Many of the symptoms of bronchitis in children are the same as the symptoms in adults. Coughing, a fever or chills, and a sore throat can all be present in children of any age. One of the most telltale signs of bronchitis is mucus in the lungs brought up by coughing fits.
This classic bronchitis symptom can be difficult to recognize as bronchitis in children because those who are young will often swallow the mucus instead of spitting it out. The presence of greenish or yellow mucus warrants a trip to the doctor, though, as it can indicate bronchitis that is beginning to turn into the more dangerous pneumonia. The youngest cannot speak to tell their parents of their symptoms, often making diagnosis difficult. Coughs that sound phlegm-filled or give a rattling sound with each breath can indicate the presence of mucus in the lungs. Breathing can be wheezy and sound labored.
The presence of a fever, chills, or body aches that come with bronchitis in children can make them restless and irritable, and they may have difficulty getting to sleep. Coughing can become worse when lying down to sleep at night or for naps as well as while getting up in the morning, as mucus can settle into the lungs while lying horizontally. This can also result in waking up more times during the night than normal. In some cases, cough syrup can be given to older children in order to make severe sleeplessness more tolerable.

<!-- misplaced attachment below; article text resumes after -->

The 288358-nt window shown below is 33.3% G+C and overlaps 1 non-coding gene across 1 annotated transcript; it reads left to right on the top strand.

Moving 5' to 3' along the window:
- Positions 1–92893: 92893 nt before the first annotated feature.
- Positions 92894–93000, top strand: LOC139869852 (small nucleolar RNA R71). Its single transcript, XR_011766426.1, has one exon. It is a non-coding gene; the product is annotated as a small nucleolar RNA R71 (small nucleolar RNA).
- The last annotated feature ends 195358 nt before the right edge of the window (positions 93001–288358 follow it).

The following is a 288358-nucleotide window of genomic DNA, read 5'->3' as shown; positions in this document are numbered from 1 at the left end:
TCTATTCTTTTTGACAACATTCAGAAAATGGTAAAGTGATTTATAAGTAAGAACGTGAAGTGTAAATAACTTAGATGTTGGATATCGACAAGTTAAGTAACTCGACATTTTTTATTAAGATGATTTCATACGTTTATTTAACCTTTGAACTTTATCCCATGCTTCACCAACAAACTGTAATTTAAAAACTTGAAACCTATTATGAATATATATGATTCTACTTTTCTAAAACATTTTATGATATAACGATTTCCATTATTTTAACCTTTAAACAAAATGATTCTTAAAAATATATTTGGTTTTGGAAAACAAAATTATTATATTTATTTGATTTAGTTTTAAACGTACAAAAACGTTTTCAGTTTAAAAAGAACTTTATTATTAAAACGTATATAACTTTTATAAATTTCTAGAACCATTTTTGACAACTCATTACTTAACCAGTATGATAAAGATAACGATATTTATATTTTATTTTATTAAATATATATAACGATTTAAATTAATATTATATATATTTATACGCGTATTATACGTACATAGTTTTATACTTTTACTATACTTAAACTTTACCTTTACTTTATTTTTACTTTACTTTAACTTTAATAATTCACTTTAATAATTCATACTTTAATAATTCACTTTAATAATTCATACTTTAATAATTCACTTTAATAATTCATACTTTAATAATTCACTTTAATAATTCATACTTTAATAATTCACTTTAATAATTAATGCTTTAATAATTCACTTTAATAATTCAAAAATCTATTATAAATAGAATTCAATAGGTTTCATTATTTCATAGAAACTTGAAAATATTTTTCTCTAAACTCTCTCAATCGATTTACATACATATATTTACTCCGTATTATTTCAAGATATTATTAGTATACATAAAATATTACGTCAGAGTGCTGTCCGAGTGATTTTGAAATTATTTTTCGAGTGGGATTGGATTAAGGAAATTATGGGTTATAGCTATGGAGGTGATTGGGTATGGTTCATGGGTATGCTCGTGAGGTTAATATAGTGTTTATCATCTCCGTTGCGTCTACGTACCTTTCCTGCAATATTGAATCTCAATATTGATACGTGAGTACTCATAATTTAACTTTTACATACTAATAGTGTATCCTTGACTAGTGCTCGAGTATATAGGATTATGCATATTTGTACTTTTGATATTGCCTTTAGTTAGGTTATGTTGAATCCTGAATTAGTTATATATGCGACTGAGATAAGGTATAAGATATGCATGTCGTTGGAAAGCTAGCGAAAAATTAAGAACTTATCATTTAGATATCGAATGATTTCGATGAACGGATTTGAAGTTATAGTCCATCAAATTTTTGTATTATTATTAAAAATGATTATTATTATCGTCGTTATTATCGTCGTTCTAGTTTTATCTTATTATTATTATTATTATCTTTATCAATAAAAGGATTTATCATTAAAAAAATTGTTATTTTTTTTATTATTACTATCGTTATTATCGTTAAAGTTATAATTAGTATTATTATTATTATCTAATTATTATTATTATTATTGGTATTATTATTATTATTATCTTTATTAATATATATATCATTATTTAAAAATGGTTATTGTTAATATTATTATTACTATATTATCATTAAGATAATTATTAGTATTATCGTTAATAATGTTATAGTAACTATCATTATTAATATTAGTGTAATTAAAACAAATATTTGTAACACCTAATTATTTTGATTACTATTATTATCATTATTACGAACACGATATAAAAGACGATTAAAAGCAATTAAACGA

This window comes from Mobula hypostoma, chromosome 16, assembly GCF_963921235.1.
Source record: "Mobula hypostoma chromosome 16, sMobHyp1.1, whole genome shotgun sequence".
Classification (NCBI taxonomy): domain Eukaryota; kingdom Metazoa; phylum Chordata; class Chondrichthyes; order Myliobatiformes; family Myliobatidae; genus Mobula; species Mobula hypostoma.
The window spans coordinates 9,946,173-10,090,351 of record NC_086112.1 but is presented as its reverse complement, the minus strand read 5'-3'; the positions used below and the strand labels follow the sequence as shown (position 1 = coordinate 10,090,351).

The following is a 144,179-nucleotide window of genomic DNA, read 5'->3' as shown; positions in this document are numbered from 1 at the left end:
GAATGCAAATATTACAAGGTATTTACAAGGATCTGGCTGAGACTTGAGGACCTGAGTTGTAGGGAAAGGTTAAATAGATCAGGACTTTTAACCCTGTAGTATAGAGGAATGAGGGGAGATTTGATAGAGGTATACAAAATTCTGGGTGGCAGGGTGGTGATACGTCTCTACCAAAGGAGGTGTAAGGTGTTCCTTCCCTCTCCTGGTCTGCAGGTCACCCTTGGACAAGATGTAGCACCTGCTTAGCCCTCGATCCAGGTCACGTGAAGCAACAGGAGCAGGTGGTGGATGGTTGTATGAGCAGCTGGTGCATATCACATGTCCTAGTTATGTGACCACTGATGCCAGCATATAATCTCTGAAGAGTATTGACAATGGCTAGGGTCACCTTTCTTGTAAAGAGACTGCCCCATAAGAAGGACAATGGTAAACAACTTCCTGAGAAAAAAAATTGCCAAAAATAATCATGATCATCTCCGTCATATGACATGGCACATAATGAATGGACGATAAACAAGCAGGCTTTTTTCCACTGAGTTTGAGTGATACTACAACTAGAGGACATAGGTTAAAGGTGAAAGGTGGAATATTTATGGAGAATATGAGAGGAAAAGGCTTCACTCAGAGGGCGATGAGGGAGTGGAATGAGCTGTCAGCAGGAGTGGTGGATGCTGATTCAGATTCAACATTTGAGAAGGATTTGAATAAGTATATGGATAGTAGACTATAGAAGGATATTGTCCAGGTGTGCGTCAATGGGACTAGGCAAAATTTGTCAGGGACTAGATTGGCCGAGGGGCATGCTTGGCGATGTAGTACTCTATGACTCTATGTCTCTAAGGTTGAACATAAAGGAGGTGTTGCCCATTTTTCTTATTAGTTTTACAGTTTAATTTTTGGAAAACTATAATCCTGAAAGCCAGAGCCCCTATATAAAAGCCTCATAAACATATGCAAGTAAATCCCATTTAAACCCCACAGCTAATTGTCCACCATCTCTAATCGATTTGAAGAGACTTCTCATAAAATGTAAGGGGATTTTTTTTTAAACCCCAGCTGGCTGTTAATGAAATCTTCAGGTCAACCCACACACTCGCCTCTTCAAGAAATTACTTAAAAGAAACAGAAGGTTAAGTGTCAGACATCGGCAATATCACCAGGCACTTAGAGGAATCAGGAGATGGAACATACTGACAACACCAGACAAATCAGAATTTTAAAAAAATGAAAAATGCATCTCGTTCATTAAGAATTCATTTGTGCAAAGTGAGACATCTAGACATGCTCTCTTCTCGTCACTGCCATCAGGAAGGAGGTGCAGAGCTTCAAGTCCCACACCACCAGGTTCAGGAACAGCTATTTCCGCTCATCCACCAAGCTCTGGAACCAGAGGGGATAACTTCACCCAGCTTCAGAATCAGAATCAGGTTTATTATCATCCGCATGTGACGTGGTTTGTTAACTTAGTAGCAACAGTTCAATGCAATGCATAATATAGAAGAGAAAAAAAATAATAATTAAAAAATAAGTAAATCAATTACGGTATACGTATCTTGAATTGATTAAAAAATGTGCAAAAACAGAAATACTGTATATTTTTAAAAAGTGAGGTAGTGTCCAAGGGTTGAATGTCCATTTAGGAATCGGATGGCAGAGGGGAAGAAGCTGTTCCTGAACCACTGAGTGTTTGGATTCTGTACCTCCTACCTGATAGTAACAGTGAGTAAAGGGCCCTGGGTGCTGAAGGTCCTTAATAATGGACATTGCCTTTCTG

The cough and phlegm typical of bronchitis in children are usually accompanied by many of the symptoms of the common cold, including a runny nose, aching body, and sore throat. These symptoms typically manifest themselves before the cough. Many children will lose their appetites, and either not eat as much as normal, or refuse to eat at all. A child may want to drink more than usual, though, to try to soothe the discomfort in the throat and dry feeling in the chest.
Some individuals are more susceptible to bronchitis in children than others. Those with parents or family members that continuously expose them to cigarette smoke can also make them prone to chronic bronchitis, characterized by a cough and discomfort that last more than five to 14 days. Those with allergies or heart and sinus problems can be more susceptible, and children who were born prematurely can also be vulnerable to the respiratory infections that cause bronchitis. Those children who contract chronic bronchitis that goes undiagnosed can suffer damage to their respiratory systems that can later develop into asthma.